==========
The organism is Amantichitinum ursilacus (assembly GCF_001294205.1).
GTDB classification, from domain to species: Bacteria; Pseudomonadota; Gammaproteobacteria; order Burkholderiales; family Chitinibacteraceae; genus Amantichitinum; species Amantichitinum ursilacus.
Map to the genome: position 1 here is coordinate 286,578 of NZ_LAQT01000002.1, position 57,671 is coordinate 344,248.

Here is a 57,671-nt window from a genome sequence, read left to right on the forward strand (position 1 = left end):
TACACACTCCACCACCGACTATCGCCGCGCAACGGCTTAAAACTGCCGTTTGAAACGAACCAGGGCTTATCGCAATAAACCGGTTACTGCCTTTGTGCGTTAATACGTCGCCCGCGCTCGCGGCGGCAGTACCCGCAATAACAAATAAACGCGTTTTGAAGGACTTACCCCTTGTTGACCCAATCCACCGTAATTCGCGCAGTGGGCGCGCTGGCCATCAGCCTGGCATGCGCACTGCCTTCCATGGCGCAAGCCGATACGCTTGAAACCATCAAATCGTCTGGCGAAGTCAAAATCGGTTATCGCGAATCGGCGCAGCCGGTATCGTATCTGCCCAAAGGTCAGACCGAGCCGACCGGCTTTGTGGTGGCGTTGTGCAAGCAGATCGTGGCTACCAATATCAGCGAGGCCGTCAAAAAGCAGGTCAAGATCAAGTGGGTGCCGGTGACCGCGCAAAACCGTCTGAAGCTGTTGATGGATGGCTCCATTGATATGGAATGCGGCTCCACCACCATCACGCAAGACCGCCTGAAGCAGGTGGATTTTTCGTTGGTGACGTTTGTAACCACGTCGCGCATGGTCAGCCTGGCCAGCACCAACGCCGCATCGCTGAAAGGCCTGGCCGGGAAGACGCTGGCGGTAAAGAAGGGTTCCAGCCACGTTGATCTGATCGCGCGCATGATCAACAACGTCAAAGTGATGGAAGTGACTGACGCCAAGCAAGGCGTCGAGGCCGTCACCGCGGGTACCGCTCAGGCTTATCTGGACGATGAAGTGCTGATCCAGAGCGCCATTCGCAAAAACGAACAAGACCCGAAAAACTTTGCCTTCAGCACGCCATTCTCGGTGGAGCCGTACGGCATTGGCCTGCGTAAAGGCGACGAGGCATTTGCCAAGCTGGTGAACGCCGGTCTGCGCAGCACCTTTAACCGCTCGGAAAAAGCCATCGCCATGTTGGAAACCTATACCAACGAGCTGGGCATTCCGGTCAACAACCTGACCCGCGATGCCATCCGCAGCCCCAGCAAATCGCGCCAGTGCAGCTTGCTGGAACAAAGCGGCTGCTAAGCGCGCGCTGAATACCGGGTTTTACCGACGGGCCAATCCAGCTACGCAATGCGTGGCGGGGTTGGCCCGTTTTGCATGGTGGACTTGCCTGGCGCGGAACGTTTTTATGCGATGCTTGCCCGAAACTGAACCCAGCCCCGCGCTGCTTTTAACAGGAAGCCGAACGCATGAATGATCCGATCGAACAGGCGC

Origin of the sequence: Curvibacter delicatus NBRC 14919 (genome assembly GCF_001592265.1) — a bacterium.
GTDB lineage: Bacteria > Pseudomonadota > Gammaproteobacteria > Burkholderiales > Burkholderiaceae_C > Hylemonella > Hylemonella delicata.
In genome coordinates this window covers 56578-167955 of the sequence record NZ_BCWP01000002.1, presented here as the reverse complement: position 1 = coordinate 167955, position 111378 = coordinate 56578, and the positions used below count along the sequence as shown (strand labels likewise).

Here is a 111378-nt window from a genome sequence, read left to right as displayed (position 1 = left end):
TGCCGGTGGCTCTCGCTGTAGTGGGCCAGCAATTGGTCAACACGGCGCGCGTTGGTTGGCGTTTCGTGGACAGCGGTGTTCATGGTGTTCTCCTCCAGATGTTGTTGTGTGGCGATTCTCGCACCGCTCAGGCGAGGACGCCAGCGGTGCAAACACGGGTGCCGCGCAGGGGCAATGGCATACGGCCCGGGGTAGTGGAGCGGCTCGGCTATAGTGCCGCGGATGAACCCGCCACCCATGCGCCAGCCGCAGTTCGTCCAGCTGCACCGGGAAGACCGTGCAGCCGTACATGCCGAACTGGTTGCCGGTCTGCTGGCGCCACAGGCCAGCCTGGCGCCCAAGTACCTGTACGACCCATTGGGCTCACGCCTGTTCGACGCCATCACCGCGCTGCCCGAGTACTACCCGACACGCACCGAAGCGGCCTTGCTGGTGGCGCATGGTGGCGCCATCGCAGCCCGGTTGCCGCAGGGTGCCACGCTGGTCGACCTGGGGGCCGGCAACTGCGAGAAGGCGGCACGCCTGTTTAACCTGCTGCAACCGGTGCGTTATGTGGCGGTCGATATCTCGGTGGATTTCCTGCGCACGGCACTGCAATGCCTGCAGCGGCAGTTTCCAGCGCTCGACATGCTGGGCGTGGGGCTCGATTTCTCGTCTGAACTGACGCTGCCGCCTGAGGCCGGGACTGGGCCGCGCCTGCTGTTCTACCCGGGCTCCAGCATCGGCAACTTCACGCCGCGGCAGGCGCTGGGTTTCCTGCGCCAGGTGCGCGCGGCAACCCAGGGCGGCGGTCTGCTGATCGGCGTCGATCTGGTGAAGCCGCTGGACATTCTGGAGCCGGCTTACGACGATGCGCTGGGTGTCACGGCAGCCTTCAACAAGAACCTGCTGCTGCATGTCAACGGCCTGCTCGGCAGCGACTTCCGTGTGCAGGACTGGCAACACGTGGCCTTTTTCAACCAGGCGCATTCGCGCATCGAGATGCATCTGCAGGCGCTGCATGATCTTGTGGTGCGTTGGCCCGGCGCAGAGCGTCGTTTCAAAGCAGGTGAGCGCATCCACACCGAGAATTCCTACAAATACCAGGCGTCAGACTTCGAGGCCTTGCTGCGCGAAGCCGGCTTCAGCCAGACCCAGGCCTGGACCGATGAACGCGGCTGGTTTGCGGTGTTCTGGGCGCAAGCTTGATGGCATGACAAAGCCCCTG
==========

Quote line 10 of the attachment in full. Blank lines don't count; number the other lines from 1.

TGCCGGTGGCTCTCGCTGTAGTGGGCCAGCAATTGGTCAACACGGCGCGCGTTGGTTGGCGTTTCGTGGACAGCGGTGTTCATGGTGTTCTCCTCCAGATGTTGTTGTGTGGCGATTCTCGCACCGCTCAGGCGAGGACGCCAGCGGTGCAAACACGGGTGCCGCGCAGGGGCAATGGCATACGGCCCGGGGTAGTGGAGCGGCTCGGCTATAGTGCCGCGGATGAACCCGCCACCCATGCGCCAGCCGCAGTTCGTCCAGCTGCACCGGGAAGACCGTGCAGCCGTACATGCCGAACTGGTTGCCGGTCTGCTGGCGCCACAGGCCAGCCTGGCGCCCAAGTACCTGTACGACCCATTGGGCTCACGCCTGTTCGACGCCATCACCGCGCTGCCCGAGTACTACCCGACACGCACCGAAGCGGCCTTGCTGGTGGCGCATGGTGGCGCCATCGCAGCCCGGTTGCCGCAGGGTGCCACGCTGGTCGACCTGGGGGCCGGCAACTGCGAGAAGGCGGCACGCCTGTTTAACCTGCTGCAACCGGTGCGTTATGTGGCGGTCGATATCTCGGTGGATTTCCTGCGCACGGCACTGCAATGCCTGCAGCGGCAGTTTCCAGCGCTCGACATGCTGGGCGTGGGGCTCGATTTCTCGTCTGAACTGACGCTGCCGCCTGAGGCCGGGACTGGGCCGCGCCTGCTGTTCTACCCGGGCTCCAGCATCGGCAACTTCACGCCGCGGCAGGCGCTGGGTTTCCTGCGCCAGGTGCGCGCGGCAACCCAGGGCGGCGGTCTGCTGATCGGCGTCGATCTGGTGAAGCCGCTGGACATTCTGGAGCCGGCTTACGACGATGCGCTGGGTGTCACGGCAGCCTTCAACAAGAACCTGCTGCTGCATGTCAACGGCCTGCTCGGCAGCGACTTCCGTGTGCAGGACTGGCAACACGTGGCCTTTTTCAACCAGGCGCATTCGCGCATCGAGATGCATCTGCAGGCGCTGCATGATCTTGTGGTGCGTTGGCCCGGCGCAGAGCGTCGTTTCAAAGCAGGTGAGCGCATCCACACCGAGAATTCCTACAAATACCAGGCGTCAGACTTCGAGGCCTTGCTGCGCGAAGCCGGCTTCAGCCAGACCCAGGCCTGGACCGATGAACGCGGCTGGTTTGCGGTGTTCTGGGCGCAAGCTTGATGGCATGACAAAGCCCCTG